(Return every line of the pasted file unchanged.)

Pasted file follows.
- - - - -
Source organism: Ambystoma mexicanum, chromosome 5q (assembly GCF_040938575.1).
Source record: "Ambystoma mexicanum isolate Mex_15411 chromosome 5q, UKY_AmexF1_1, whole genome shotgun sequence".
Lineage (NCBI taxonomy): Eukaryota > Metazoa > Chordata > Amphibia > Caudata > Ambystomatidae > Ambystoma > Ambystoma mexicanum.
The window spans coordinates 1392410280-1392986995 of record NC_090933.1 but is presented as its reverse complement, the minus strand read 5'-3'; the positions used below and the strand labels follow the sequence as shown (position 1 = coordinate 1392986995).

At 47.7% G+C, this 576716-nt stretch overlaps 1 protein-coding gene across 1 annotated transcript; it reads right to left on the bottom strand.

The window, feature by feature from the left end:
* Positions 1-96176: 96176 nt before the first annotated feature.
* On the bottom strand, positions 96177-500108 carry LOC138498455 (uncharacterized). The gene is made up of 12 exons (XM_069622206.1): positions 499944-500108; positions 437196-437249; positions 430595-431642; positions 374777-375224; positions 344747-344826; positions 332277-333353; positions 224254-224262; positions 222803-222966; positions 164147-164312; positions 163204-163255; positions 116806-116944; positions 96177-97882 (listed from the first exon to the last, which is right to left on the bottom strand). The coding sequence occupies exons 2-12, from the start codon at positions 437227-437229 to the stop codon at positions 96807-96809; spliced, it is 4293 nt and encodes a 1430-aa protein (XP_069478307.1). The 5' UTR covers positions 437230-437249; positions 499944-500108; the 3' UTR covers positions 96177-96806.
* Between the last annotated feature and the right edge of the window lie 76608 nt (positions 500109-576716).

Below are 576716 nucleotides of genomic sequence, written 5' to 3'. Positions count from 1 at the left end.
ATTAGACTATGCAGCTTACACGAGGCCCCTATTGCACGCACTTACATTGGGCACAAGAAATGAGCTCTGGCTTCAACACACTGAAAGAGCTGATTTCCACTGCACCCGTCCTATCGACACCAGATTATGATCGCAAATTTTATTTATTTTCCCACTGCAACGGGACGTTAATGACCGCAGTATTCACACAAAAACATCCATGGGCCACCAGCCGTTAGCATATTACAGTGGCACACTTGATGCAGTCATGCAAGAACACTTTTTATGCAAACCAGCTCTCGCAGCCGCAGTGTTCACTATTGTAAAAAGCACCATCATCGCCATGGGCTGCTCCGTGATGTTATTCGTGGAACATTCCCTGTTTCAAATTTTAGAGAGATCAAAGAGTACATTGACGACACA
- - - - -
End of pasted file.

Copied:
Source organism: Ambystoma mexicanum, chromosome 5q (assembly GCF_040938575.1).
Source record: "Ambystoma mexicanum isolate Mex_15411 chromosome 5q, UKY_AmexF1_1, whole genome shotgun sequence".
Lineage (NCBI taxonomy): Eukaryota > Metazoa > Chordata > Amphibia > Caudata > Ambystomatidae > Ambystoma > Ambystoma mexicanum.
The window spans coordinates 1392410280-1392986995 of record NC_090933.1 but is presented as its reverse complement, the minus strand read 5'-3'; the positions used below and the strand labels follow the sequence as shown (position 1 = coordinate 1392986995).

At 47.7% G+C, this 576716-nt stretch overlaps 1 protein-coding gene across 1 annotated transcript; it reads right to left on the bottom strand.

The window, feature by feature from the left end:
* Positions 1-96176: 96176 nt before the first annotated feature.
* On the bottom strand, positions 96177-500108 carry LOC138498455 (uncharacterized). The gene is made up of 12 exons (XM_069622206.1): positions 499944-500108; positions 437196-437249; positions 430595-431642; positions 374777-375224; positions 344747-344826; positions 332277-333353; positions 224254-224262; positions 222803-222966; positions 164147-164312; positions 163204-163255; positions 116806-116944; positions 96177-97882 (listed from the first exon to the last, which is right to left on the bottom strand). The coding sequence occupies exons 2-12, from the start codon at positions 437227-437229 to the stop codon at positions 96807-96809; spliced, it is 4293 nt and encodes a 1430-aa protein (XP_069478307.1). The 5' UTR covers positions 437230-437249; positions 499944-500108; the 3' UTR covers positions 96177-96806.
* Between the last annotated feature and the right edge of the window lie 76608 nt (positions 500109-576716).

Below are 576716 nucleotides of genomic sequence, written 5' to 3'. Positions count from 1 at the left end.
ATTAGACTATGCAGCTTACACGAGGCCCCTATTGCACGCACTTACATTGGGCACAAGAAATGAGCTCTGGCTTCAACACACTGAAAGAGCTGATTTCCACTGCACCCGTCCTATCGACACCAGATTATGATCGCAAATTTTATTTATTTTCCCACTGCAACGGGACGTTAATGACCGCAGTATTCACACAAAAACATCCATGGGCCACCAGCCGTTAGCATATTACAGTGGCACACTTGATGCAGTCATGCAAGAACACTTTTTATGCAAACCAGCTCTCGCAGCCGCAGTGTTCACTATTGTAAAAAGCACCATCATCGCCATGGGCTGCTCCGTGATGTTATTCGTGGAACATTCCCTGTTTCAAATTTTAGAGAGATCAAAGAGTACATTGACGACACA